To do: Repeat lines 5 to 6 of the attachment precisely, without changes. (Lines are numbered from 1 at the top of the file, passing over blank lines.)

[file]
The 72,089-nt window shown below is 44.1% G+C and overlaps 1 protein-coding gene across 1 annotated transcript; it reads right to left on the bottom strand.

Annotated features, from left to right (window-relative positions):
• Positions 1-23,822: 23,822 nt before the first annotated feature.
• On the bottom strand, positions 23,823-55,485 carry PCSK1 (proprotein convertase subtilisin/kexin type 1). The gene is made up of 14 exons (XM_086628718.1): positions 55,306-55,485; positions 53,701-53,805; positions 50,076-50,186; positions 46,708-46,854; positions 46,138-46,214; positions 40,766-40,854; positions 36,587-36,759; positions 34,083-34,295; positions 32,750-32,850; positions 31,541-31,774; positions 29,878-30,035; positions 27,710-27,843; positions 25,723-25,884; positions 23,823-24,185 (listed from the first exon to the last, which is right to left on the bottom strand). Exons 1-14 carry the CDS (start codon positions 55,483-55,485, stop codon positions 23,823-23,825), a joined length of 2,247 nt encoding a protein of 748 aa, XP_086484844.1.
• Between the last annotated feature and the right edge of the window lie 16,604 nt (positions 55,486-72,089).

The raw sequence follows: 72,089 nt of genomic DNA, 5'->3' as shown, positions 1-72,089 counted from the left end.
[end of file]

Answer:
• Between the last annotated feature and the right edge of the window lie 16,604 nt (positions 55,486-72,089).

The raw sequence follows: 72,089 nt of genomic DNA, 5'->3' as shown, positions 1-72,089 counted from the left end.